Benazir Bhutto, the outstanding icon of Pakistan’s struggle for democracy, is gone. For those who only saw her as a distant political figure, her human dimension clearly did not matter. That applies to those who vilified her throughout her life, those who failed to protect her and those who actually killed her. But for everyone whose life she touched, her humanity transcended the politics.
I was among those who got to know Benazir Bhutto, the person — a daughter scarred by the assassination of her father, a sister injured by the killing of her brothers, a wife hurt by the disparagement and imprisonment without conviction of her husband, and a mother who was robbed of the opportunity to see her children grow into adulthood. With all the verbal and physical abuse hurled at her, she remained amazingly loving. Her loss is a personal loss to me and millions of others who admired her. Her assassination also creates serious challenges for the integrity and future of Pakistan.
Although many outsiders and most elite Pakistanis may not support the Pakistan Peoples Party’s decision to elect Benazir Bhutto’s son Bilawal Bhutto Zardari and husband Asif Ali Zardari as co-chairs of the party, this decision is absolutely the right one in the context of the PPP’s populist tradition. It will be welcomed by the majority of the party’s supporters — underprivileged Pakistanis who recognise the party as one that has consistently fought for the democratic rights of every Pakistani citizen.
Some view the Bhutto legacy as a thorn in Pakistan’s history. To the family’s supporters, the Bhutto name does not imply a dynasty. It means far more — a wealthy family that has stood up for the poor; that focuses on economic improvements through education and infrastructure rather than on religious dogma; a family that calls for democracy instead of seeking to protect its privileges by aligning itself with military dictatorship. The Bhuttos have not been perfect, as critics remind us on a regular basis but they have stood ready to integrate the largely moderate Pakistan into the world.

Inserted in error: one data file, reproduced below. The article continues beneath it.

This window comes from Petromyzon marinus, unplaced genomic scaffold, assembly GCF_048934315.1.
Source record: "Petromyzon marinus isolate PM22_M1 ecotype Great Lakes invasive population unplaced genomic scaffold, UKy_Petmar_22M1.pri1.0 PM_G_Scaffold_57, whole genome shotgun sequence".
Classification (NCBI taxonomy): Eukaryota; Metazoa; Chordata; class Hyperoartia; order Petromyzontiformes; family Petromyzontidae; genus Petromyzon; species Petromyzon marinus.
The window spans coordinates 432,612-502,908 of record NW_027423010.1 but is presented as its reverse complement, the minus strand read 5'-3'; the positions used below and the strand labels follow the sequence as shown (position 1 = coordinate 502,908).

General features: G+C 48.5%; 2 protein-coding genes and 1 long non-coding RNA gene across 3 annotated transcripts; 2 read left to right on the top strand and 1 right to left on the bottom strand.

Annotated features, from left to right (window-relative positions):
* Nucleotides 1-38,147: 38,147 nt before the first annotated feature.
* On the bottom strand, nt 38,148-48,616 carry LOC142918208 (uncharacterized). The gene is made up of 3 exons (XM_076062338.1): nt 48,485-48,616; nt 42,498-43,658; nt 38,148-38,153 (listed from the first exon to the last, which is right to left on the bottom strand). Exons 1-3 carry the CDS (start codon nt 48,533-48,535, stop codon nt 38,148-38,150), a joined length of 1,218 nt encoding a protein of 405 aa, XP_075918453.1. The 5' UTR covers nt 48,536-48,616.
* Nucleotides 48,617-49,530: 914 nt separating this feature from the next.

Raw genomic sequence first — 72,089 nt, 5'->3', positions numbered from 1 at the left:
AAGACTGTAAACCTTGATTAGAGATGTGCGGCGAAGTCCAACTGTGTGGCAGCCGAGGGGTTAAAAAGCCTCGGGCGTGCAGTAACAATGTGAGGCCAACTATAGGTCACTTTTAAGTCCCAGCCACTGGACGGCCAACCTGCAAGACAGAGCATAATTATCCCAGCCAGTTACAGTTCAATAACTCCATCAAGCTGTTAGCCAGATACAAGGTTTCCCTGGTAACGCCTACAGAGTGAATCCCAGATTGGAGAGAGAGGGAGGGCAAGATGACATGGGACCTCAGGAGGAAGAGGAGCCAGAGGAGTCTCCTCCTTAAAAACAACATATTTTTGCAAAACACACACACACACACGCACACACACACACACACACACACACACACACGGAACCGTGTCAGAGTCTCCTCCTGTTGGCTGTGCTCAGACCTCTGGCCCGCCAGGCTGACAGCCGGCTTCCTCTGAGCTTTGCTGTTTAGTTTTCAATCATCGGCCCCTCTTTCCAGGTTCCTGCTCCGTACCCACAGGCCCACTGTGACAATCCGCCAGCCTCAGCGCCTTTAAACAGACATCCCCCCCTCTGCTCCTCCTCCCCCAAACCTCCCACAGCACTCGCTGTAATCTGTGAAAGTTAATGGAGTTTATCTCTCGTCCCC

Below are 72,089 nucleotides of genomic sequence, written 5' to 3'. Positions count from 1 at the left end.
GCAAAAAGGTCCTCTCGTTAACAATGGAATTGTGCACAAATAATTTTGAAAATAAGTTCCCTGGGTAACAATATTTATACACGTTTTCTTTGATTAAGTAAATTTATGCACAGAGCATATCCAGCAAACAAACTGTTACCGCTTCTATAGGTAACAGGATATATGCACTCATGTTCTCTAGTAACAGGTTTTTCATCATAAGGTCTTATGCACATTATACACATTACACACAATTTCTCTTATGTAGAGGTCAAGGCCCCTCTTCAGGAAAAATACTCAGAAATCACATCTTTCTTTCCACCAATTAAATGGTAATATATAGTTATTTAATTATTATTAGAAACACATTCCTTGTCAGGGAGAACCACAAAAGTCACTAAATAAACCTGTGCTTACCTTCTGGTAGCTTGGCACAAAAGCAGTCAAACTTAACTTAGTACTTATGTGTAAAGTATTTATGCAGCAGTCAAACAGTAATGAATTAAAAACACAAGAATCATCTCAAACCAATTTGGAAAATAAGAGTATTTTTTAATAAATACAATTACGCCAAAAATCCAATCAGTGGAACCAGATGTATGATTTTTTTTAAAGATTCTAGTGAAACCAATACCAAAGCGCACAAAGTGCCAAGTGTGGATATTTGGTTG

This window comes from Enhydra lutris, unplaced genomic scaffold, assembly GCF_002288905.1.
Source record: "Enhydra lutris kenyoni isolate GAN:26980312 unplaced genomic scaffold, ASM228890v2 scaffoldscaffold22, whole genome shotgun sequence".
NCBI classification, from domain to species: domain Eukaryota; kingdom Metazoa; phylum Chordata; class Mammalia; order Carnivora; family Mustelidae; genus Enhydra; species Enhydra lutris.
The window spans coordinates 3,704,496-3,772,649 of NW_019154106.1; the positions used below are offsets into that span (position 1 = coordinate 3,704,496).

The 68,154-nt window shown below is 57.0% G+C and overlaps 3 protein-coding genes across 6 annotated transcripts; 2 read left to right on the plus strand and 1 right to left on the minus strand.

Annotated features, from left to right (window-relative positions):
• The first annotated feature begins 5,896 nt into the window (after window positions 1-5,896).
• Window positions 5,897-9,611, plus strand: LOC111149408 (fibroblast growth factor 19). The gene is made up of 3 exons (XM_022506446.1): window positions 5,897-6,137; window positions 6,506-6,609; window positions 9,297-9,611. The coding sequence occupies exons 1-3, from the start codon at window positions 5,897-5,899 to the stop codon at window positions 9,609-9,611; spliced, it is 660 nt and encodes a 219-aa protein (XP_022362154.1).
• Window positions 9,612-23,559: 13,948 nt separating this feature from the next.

This visceral association with the Bhutto family and the PPP of millions of Pakistanis is not easily understood by those who do not take into account the value of sentiments in political choices. Drew Weston’s book, The Political Brain: The Role of Emotion in deciding the fate of the Nation demonstrates that Pakistan is not the only country where feelings influence political choices.
What Pakistan needs most right now is stability and a bringing together of a fractured nation. As the largest party in Pakistan, the PPP will play a critical role in stabilising Pakistan’s currently chaotic situation. While it may sound absurd to a western ear, the 19-year-old Bilawal and his father can bring this stability.
The PPP already has more support in Pakistan than any other faction. Benazir Bhutto’s tragic assassination has enhanced the aura of martyrdom that initially came with the execution of the PPP’s founder, Zulfikar Ali Bhutto, at the hands of Islamist military dictator General Zia-ul-Haq. For the party to continue its success for the people of Pakistan, it is imperative that it win a majority of the votes in the upcoming election. Given the party’s legacy, party unity can best be maintained and votes garnered under the leadership of the Bhutto/Zardari family. Any other leader could have been a brilliant administrator or politician but none commands the same popularity and recognition as the family members of a martyr.
Although Bilawal has four years to go before graduating from Oxford University, Pakistan will benefit from young political leadership. Today’s younger generation has been disillusioned by politics. Bilawal can help spark a renewed faith in Pakistani politics in today’s younger generation — just the way Robert F. Kennedy did in the US, or Rahul Gandhi and Jyotiraditya Scindia are doing in India.
Now that the PPP and PML-N have agreed to participate in the polls, parliamentary elections scheduled for January 8 should not be delayed. The plans for poll rigging already in place for the benefit of the King’s Party, PML-Q, should be shelved to ensure that a rigged poll does not become the instigator of a new round of street violence. Musharraf has ruled alone for long enough. He should not put the country’s stability and prosperity in jeopardy by continuing with the political juggling that has kept him strong so far while making Pakistan weak.
There is no way the PPP will now lose the election, given the strong sympathy wave resulting from Mohtarma’s assassination. It led in the opinion polls, followed by Sharif’s PML-N even before the tragic episode. Cooperation between PML-N and the PPP, as well as other opposition parties, offers an opportunity to turn national sorrow into national unity. The establishment could hold on to power by use of force but that would only harm an already brittle nation further.
Indian Express , January 2, 2008